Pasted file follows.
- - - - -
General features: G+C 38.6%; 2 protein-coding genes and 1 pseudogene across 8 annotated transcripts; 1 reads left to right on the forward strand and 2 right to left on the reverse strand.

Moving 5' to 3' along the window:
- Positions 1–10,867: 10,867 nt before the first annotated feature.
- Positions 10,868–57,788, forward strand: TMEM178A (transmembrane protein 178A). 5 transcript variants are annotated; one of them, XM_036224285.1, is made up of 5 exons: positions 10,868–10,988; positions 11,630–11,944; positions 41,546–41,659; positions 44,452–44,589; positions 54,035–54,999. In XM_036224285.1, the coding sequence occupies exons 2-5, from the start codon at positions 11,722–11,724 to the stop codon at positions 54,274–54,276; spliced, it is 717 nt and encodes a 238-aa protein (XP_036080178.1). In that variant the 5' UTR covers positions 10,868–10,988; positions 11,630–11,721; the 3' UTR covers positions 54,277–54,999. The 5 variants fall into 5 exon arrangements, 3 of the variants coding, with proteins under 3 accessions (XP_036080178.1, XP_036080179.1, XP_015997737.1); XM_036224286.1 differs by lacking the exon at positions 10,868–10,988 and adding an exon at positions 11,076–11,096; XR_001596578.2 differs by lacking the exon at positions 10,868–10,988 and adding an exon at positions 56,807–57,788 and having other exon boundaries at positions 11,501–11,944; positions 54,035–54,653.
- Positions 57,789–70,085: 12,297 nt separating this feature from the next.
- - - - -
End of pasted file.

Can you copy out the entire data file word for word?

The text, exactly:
General features: G+C 38.6%; 2 protein-coding genes and 1 pseudogene across 8 annotated transcripts; 1 reads left to right on the forward strand and 2 right to left on the reverse strand.

Moving 5' to 3' along the window:
- Positions 1–10,867: 10,867 nt before the first annotated feature.
- Positions 10,868–57,788, forward strand: TMEM178A (transmembrane protein 178A). 5 transcript variants are annotated; one of them, XM_036224285.1, is made up of 5 exons: positions 10,868–10,988; positions 11,630–11,944; positions 41,546–41,659; positions 44,452–44,589; positions 54,035–54,999. In XM_036224285.1, the coding sequence occupies exons 2-5, from the start codon at positions 11,722–11,724 to the stop codon at positions 54,274–54,276; spliced, it is 717 nt and encodes a 238-aa protein (XP_036080178.1). In that variant the 5' UTR covers positions 10,868–10,988; positions 11,630–11,721; the 3' UTR covers positions 54,277–54,999. The 5 variants fall into 5 exon arrangements, 3 of the variants coding, with proteins under 3 accessions (XP_036080178.1, XP_036080179.1, XP_015997737.1); XM_036224286.1 differs by lacking the exon at positions 10,868–10,988 and adding an exon at positions 11,076–11,096; XR_001596578.2 differs by lacking the exon at positions 10,868–10,988 and adding an exon at positions 56,807–57,788 and having other exon boundaries at positions 11,501–11,944; positions 54,035–54,653.
- Positions 57,789–70,085: 12,297 nt separating this feature from the next.